U.S., Panama exercise interoperability, deliver medical assistance
By Capt. Rebecca Heyse, Joint Task Force-Bravo Public Affairs
/ Published March 21, 2013
SOTO CANO AIR BASE, Honduras -- A multilateral team of U.S., Honduran and Panamanian military members and civilians joined forces to exercise Joint Task Force-Bravo's ability to conduct expeditionary medical operations and provide medical care for more than 1,200 patients in two villages Feb. 28-March 1, during the first Medical Readiness Training Exercise in the Darien region of Panama.
The MEDRETE offered medical assistance in general medicine and dentistry while providing the Panama Ministry of Health the opportunity to dispense vaccinations in accordance with their preventative vaccination program which was several months overdue because of limited access to the villages.
"Having easy access to Uala and Marraganti [the two villages] was critical," said Dr. Carmela Jackman, the lead coordinator for the MEDRETE from the Panama Ministry of Health. "Also, being able to provide the preventative dental fluoride treatments to the children will pay dividends for their long-term dental health."
Joint Task Force-Bravo's 1st Battalion, 228th Aviation Regiment helicopters were the primary modes of transportation for the MEDRETE team. The flexibility of the aircraft proved vital for landing on the banks of the Chucunaque River in the thick Panamanian jungle.
"The Department of Defense is the primary mechanism we [the U.S.] have in reaching out to the Darien," said U.S. Ambassador to Panama Jonathan Farrar during a visit to the village of Uala. "The Embassy is incredibly thankful that JTF-Bravo was able to facilitate this exercise, partnering with our Panamanian government counterparts."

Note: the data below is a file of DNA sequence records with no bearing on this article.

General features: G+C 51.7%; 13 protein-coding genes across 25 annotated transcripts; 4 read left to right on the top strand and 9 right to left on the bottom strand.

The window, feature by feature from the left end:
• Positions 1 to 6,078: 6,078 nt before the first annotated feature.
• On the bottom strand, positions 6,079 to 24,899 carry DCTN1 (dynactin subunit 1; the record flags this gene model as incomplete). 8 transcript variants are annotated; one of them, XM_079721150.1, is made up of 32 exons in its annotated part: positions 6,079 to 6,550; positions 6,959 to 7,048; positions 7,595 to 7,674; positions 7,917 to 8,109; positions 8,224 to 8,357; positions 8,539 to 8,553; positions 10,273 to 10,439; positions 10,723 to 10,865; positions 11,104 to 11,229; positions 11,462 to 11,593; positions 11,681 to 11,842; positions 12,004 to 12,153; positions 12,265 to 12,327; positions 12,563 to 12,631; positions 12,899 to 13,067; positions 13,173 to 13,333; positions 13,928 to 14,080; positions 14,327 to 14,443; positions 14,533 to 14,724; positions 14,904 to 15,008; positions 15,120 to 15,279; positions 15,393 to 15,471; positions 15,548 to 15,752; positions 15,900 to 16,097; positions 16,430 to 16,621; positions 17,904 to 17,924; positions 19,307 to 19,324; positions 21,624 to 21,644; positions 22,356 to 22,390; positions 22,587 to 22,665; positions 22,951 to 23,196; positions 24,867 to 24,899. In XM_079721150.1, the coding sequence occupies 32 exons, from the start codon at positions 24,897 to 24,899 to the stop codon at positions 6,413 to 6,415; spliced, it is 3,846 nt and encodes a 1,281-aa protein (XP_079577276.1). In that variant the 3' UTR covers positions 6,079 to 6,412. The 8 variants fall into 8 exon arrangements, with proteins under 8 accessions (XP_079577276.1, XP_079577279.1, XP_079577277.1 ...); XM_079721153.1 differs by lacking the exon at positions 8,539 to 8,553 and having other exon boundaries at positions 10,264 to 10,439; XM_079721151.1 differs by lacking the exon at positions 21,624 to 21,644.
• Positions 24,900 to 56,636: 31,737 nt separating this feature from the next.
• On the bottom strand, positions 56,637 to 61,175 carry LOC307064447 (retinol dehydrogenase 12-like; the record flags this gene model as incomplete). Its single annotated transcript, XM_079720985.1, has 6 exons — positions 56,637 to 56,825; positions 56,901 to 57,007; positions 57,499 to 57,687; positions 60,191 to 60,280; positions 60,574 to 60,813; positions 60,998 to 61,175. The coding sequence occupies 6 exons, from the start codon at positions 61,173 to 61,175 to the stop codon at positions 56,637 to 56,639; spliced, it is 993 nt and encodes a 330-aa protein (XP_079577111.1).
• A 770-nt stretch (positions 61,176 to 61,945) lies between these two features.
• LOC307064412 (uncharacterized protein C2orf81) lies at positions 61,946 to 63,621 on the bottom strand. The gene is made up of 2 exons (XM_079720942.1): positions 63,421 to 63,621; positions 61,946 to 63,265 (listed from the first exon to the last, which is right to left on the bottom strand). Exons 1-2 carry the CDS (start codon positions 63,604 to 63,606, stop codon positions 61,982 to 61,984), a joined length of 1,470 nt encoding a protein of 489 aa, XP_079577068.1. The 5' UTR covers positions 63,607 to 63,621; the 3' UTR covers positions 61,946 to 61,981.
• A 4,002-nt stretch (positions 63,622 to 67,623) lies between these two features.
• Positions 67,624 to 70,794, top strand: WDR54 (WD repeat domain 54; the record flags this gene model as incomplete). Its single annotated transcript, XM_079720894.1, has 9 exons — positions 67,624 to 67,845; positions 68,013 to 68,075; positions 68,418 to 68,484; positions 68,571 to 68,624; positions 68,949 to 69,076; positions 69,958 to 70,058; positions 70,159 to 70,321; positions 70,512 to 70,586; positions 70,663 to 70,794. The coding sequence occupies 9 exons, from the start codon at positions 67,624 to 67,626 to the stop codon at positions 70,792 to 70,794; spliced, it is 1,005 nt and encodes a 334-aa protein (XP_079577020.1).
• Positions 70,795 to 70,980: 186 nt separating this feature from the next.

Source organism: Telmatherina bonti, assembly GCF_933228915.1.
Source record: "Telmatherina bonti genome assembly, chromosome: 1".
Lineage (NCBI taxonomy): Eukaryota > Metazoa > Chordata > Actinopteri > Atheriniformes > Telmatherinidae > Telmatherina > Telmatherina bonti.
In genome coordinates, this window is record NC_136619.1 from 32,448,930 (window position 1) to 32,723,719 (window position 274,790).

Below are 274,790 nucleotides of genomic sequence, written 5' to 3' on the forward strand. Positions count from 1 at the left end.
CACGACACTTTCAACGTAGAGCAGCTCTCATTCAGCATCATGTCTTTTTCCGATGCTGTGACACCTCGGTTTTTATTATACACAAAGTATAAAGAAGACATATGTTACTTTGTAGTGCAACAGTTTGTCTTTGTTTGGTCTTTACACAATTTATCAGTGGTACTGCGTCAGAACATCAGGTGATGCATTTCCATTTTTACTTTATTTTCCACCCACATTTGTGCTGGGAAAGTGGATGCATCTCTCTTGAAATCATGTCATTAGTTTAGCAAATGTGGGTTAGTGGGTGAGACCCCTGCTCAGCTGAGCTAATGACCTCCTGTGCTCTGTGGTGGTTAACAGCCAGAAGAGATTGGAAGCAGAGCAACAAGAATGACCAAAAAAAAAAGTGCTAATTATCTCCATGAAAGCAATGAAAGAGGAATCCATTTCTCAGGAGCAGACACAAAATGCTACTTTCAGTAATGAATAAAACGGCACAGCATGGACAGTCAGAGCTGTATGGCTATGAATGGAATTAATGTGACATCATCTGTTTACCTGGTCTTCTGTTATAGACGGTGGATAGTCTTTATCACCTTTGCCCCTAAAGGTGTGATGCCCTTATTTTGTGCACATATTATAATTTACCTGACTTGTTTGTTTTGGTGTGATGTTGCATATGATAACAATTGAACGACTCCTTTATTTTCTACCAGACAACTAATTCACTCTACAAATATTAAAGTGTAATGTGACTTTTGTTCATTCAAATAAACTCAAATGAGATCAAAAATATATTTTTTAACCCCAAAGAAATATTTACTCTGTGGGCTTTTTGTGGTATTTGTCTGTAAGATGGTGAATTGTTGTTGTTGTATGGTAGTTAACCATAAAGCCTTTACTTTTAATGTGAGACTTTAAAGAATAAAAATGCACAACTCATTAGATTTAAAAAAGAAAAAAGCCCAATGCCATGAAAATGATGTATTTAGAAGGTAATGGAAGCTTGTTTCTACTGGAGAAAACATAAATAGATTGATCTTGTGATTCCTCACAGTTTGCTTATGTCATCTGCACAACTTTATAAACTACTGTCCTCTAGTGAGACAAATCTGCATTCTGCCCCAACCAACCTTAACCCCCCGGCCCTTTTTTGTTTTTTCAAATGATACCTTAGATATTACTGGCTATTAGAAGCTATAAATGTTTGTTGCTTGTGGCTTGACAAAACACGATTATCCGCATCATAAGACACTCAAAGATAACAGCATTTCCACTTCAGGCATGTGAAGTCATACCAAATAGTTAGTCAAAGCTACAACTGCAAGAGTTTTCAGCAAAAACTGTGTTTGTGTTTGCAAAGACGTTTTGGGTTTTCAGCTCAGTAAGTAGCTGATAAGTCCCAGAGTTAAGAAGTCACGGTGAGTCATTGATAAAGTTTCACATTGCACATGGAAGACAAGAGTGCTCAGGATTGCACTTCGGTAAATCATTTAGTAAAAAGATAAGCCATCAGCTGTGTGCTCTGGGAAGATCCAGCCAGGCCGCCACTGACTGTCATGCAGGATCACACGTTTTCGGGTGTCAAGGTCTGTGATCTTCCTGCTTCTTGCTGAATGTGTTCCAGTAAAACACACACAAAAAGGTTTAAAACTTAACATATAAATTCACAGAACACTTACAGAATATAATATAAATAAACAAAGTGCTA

The Panama military, Servicio Nacional de Fronteras, were vital to providing additional security at the MEDRETE sites. The U.S. and SENAFRONT have a long history training together, which was evident when the JTF-Bravo security forces personnel arrived on site.
"Having shared training has many benefits," said U.S. Army Staff Sgt. Willard Garmoe, JTF-Bravo's security forces lead for the MEDRETE. "The planning highlighted our similarities and provided an easier route for joining forces and creating a unified security plan at both locations."
MEDRETEs are designed to exercise medical operations in austere environments and are great opportunities for JTF-Bravo to build and sustain relationships with other governments and militaries in the Central American region. These relationships are vital for preserving stability and security throughout the region.
Since 1993, MEDRETEs have been the cornerstone of Joint Task Force-Bravo's engagement efforts to partner with host nation governments throughout the Central American region to improve the lives of hundreds of thousands of people and increase interoperability with military and civilian professionals.